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The Spanish town from which the significant design brands come

The Spanish town from which the significant design brands come 

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The Spanish town from which the significant design brands come 

The town of Ubrique in southern Spain is delightful yet far away. There is no air terminal, no train station, and even sporadic transports. Situated in a valley encompassed by high mountains, the simplest method to arrive is via vehicle. 

Be that as it may, even streets cause bother because of various turns and gaps. The closest town is Seville, 75 km away. Away from significant style capitals, for example, Paris, New York, Milan and London. 

The district is a piece of the White Village Road, a visitor course in numerous regions in Andalusia, where all houses are situated in this shading.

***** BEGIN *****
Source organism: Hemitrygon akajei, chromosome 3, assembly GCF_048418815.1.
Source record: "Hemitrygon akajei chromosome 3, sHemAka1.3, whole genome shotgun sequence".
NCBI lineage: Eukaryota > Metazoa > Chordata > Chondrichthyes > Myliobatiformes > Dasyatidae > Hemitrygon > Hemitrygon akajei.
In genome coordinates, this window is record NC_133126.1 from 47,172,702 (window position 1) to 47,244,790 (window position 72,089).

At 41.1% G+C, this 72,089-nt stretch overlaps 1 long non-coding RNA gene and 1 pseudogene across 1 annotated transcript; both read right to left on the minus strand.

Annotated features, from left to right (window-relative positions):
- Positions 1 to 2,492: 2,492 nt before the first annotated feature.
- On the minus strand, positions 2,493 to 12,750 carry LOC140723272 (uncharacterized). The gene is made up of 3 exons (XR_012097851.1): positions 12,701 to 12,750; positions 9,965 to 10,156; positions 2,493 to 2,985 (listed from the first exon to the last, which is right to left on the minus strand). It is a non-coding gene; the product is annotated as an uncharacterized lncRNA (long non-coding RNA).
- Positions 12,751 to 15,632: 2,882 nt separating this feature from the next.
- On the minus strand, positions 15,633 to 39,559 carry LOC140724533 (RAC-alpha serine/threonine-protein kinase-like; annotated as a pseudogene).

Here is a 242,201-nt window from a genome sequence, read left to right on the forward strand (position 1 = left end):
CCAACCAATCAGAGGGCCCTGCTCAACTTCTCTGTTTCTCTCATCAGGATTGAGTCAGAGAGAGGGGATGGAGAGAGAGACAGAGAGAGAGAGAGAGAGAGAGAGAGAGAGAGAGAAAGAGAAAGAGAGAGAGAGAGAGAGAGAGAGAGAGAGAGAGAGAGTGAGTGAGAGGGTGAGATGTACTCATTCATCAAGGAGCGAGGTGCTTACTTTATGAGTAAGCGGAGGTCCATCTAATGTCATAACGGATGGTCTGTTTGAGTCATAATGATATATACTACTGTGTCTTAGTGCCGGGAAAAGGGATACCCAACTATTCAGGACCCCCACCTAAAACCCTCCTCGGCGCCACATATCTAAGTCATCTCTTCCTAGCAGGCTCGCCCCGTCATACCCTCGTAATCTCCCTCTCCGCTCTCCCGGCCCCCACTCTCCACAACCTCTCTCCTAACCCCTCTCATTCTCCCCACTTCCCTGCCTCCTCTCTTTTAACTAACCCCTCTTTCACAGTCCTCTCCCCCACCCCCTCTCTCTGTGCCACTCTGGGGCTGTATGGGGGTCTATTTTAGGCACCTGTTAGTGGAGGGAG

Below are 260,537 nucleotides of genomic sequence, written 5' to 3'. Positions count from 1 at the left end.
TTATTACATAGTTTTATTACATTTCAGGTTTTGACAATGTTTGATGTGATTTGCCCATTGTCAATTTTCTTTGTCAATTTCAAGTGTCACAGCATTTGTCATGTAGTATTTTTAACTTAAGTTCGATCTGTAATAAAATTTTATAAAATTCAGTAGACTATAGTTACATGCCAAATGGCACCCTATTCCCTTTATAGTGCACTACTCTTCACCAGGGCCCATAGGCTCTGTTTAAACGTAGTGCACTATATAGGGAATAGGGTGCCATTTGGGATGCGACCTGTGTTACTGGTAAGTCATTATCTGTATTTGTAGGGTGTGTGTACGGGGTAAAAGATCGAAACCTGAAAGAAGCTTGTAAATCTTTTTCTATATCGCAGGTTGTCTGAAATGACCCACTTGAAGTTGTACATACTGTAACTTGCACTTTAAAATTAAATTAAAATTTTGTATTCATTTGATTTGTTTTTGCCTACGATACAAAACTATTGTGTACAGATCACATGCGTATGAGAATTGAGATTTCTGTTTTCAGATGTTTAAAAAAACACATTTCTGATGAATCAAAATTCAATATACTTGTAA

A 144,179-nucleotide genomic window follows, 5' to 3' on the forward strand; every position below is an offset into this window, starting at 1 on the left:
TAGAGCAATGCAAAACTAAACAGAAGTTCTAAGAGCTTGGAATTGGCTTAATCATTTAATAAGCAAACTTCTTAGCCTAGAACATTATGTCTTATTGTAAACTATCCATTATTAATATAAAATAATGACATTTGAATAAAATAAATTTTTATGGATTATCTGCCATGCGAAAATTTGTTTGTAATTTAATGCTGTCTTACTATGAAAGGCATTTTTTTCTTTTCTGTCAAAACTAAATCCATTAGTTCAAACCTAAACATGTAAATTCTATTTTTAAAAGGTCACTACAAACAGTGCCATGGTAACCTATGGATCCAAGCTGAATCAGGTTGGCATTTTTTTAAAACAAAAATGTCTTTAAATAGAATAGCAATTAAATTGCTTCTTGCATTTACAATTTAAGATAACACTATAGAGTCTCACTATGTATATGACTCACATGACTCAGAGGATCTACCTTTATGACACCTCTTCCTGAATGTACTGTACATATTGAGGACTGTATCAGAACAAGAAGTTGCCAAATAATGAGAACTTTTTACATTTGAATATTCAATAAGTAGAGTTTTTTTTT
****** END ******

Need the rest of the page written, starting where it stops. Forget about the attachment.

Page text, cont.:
But besides tourism, there is another very important activity in the village - the leather industry. Ulrike provides leather products for major fashion brands.

Louis Vuitton, Gucci, Hermes, Chanel, Chloe, Louie, and Columbia Herrera are known to use craftsmen in the region to produce handbags and wallets. But almost none of these brands are willing to recognize.

Confidentiality is due to the fear that someone will benefit and do counterfeiting - a problem that can lead to significant brand losses. Juan Antonio Sanchez, chief executive of the Rachel leather brand, says big companies have very strict requirements.